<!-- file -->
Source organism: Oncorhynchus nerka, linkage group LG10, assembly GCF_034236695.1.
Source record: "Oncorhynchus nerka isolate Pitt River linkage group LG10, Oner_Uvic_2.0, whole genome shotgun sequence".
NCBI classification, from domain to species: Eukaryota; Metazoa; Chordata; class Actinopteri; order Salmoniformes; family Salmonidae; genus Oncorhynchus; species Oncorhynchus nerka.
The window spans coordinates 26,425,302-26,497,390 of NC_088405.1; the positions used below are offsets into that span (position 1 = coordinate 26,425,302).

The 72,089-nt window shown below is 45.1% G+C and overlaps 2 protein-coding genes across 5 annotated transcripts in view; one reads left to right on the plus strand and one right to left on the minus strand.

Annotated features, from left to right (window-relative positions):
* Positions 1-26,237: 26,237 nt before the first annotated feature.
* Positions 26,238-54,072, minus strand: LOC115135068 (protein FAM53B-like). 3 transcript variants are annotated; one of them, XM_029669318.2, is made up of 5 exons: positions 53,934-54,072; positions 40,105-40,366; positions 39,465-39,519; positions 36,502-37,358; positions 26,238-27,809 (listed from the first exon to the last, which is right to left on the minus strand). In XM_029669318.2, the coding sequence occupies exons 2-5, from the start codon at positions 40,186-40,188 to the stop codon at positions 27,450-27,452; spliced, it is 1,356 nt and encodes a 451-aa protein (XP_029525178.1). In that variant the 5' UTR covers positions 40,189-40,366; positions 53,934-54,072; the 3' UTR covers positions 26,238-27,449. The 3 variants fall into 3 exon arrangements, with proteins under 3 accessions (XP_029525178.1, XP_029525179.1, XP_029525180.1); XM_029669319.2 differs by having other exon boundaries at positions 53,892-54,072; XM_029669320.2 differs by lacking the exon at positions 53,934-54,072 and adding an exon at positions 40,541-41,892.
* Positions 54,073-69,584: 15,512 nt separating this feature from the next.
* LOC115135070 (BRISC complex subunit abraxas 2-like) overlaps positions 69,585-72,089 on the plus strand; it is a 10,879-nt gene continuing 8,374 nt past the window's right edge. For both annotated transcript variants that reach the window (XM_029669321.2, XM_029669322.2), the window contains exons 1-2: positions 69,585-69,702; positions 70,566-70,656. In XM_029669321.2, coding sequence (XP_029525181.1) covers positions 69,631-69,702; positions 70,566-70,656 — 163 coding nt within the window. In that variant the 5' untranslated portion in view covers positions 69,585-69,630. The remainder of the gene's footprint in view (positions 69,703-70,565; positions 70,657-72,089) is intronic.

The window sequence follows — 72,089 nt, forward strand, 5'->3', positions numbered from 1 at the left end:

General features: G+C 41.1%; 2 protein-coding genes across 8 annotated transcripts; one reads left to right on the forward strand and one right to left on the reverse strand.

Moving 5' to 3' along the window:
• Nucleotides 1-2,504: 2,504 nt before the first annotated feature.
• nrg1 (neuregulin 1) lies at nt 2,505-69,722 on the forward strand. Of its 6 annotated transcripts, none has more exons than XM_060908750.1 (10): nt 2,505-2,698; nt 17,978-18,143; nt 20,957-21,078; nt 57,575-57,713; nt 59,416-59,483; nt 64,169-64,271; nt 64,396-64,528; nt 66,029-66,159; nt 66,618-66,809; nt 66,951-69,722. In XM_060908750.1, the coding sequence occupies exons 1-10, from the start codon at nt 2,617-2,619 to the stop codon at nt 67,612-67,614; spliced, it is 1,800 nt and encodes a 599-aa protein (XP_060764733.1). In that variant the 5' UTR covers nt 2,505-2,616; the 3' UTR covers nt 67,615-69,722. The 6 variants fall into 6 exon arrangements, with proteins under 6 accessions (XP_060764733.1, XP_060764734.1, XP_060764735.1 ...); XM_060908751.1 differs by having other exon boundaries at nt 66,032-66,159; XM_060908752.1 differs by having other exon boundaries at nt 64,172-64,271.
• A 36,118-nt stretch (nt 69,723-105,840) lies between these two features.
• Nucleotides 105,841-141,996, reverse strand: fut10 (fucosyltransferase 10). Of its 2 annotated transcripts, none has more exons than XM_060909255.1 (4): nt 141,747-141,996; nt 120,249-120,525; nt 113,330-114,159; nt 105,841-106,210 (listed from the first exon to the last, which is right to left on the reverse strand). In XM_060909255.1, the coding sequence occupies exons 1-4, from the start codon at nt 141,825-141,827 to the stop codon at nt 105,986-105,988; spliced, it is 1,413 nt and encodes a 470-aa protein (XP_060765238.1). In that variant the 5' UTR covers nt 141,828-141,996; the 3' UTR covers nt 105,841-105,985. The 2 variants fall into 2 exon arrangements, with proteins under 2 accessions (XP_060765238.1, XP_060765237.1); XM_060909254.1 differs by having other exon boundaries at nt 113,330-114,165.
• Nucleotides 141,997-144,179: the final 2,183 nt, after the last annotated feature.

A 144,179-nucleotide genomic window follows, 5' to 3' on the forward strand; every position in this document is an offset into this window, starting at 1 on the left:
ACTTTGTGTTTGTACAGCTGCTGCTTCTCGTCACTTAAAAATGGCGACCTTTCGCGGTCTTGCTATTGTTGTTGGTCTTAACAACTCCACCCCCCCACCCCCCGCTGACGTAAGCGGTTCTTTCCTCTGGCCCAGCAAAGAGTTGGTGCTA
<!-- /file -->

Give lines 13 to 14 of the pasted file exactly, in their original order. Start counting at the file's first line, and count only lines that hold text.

Moving 5' to 3' along the window:
• Nucleotides 1-2,504: 2,504 nt before the first annotated feature.